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This film documents the history and impact of lesbian fiction from the 1920s through the 1990s. Narrator Lillian Faderman recounts the impact key world events had on LGBTQ history throughout the decades. With interviews from numerous trailblazing lesbian authors, including Ann Bannon, Rita Mae Brown, Jewel Gomez and Sarah Waters, we learn how these world events helped shape their stories and to what extent the stories were reflections of the authors’ own lives as they looked for affirmation and their place in the world.
By Lisa Marie Evan & Marianne K. Martin
A scientist accidentally shrinks her comedian girlfriend to the size of a Brussels sprout.
By Nicole de Meneses
“ALL WIGGED OUT” offers insights for caregivers, family, and friends of cancer patients and others with severe illness. What was at stake for Marcy was her entire livelihood as a musician, stopped in its tracks by neuropathy caused by chemotherapy. What was never at stake was the deep love between Marcy and Cathy, whose own livelihood might well be affected by this diagnosis. And in the end, they triumph together.
Marcy Marxer is a GRAMMY winning singer/songwriter/multi-instrumentalist.
By Tracy Walsh, Marcy Marxer & Cathy Fink
It’s Christmas Eve morning in Kentucky. Eighteen year-old Michelle arrives to help her old school country grandma get ready for the night’s big family dinner. To Michelle’s exasperation, Mamaw drags them on an impromptu trip to the cemetery where they meet a grieving new widow. Mamaw consoles the woman by introducing her to her own family who are buried nearby. Mamaw tells her her husband will never be alone. He’s got company! Mamaw teaches Michelle a powerful lesson - never let anyone sit alone in their grief, especially if it’s one you know. Once the living leave, the ghosts of the husbands appear and take part in their own heavenly Christmas dinner.
Alex has wanted to have a baby almost as long as she can remember. But how is a trans/butch lesbian supposed to get sperm? When she considers asking Mateo, a close gay friend of hers, Alex is forced to investigate what she really values.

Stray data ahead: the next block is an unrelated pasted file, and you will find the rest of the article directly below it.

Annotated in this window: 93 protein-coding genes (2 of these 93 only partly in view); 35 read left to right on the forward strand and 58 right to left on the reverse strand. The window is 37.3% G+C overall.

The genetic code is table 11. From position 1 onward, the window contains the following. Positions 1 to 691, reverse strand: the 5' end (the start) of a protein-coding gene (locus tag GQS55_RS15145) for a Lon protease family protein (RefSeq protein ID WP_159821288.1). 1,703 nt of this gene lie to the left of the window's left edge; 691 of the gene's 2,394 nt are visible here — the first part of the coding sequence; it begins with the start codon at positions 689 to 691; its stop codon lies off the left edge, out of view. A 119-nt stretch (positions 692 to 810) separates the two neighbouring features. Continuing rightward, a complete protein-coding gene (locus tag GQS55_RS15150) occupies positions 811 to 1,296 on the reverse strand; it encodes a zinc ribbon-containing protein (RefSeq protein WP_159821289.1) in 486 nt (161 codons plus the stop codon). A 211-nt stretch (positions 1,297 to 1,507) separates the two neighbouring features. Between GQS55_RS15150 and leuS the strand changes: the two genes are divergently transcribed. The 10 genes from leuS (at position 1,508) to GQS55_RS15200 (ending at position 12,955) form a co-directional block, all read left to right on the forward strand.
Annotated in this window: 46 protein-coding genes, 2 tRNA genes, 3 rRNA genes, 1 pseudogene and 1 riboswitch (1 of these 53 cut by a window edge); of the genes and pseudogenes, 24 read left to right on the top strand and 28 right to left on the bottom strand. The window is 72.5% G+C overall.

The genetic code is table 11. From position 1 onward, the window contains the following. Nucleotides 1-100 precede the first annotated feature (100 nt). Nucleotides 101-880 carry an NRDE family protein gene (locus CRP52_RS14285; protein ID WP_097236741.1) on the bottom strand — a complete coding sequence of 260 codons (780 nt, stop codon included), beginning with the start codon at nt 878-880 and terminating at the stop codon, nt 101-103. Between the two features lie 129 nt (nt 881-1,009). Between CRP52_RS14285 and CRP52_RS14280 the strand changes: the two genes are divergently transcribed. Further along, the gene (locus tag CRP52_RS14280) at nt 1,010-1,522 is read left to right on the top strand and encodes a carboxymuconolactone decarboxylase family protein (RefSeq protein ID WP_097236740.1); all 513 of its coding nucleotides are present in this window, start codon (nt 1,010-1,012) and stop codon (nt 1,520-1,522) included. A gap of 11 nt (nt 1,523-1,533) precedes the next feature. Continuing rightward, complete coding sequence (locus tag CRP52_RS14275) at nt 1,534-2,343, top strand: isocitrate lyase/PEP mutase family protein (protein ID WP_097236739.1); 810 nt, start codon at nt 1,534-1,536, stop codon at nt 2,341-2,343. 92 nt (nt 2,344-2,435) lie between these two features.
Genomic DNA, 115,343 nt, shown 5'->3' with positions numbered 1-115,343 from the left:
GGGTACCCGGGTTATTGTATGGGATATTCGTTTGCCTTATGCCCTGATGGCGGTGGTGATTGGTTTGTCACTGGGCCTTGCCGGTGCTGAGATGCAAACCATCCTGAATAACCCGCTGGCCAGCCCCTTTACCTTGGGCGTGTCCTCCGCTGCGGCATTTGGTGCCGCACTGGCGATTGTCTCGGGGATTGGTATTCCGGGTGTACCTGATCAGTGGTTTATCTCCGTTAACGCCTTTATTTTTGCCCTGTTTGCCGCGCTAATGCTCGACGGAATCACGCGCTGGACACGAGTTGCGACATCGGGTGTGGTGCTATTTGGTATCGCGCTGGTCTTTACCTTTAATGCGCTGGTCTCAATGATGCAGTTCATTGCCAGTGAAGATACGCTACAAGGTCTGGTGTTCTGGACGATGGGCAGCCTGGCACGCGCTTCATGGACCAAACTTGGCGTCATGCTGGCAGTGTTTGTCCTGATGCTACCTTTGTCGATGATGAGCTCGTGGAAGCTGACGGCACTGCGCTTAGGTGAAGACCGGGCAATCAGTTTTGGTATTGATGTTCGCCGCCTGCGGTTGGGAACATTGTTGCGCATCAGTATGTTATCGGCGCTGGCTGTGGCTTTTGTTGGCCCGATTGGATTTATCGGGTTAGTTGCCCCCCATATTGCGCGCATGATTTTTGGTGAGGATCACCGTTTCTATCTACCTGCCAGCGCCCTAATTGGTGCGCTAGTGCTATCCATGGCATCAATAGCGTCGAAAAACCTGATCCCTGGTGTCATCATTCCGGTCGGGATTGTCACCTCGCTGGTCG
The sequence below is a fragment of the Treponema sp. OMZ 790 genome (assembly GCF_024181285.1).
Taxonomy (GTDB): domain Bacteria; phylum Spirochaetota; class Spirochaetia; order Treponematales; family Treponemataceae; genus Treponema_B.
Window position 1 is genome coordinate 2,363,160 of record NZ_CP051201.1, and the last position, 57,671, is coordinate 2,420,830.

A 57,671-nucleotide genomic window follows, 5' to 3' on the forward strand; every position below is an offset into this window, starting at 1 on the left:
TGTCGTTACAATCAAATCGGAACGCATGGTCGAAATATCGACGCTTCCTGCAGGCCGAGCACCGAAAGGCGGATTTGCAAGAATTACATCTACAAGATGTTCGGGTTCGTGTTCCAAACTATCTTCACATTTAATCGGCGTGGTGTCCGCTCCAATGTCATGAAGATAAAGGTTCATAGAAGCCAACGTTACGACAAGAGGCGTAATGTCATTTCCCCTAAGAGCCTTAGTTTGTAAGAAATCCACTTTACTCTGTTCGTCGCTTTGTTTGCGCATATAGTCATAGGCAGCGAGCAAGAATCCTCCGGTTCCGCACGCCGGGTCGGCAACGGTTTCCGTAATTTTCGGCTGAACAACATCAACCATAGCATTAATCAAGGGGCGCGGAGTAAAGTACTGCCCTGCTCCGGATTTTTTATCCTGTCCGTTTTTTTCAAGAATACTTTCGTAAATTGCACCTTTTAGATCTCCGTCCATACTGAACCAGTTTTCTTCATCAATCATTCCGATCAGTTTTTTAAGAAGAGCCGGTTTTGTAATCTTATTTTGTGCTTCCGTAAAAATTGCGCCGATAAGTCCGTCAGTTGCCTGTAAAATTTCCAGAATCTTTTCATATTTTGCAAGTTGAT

By Karleen Pendleton Jiménez & Barb Taylor
6:11 Toronto, Ontario, Canada
When two men are denied a marriage license in their hometown, the town attempts to erase the incident from public record.
Over the course of a year, the couple's supporters fight for justice and an accurate narrative of events.
By Julie Casper Roth
A 15-year-old girl, Lin, who stays home pretending to be sick, lost her best friend because of a sketch, which also exposed her unrequited love under the summer sunlight.
By Shuyin Zheng
This documentary gives voice to the four lesbians who founded the collective Amazones d'Hier, Lesbiennes d'Aujourd'hui in Montreal in 1979. Forty years later, through archival documents and interesting mise en abyme, they look back on their pioneering achievement: a video about lesbians of the time. They situate their activism within the young international lesbian movement that emerged in the wake of the feminist movement. They bear witness to their journey and their vision of lesbianism, at a specific moment in Quebec history, at the turn of the 1980s. At the center of this team is activist Johanne Coulombe, who will suddenly be swept away a few weeks after the filming of the film. Her death, like that of Danielle Charest ten years earlier, poignantly illustrates the importance of this work of memory in which the film undeniably participates.
By Dominique Bourque, Johanne Coulombe, Julie Vaillancourt
What Kind of Help? follows a women in lockdown in her apartment. We see her living her isolated days over and over while trying to cope with the pressure of a pandemic lockdown on a extrovert. As we watch her move about her new confining life, we hear her calling for help, but what kind of help.
By amanda kindzierski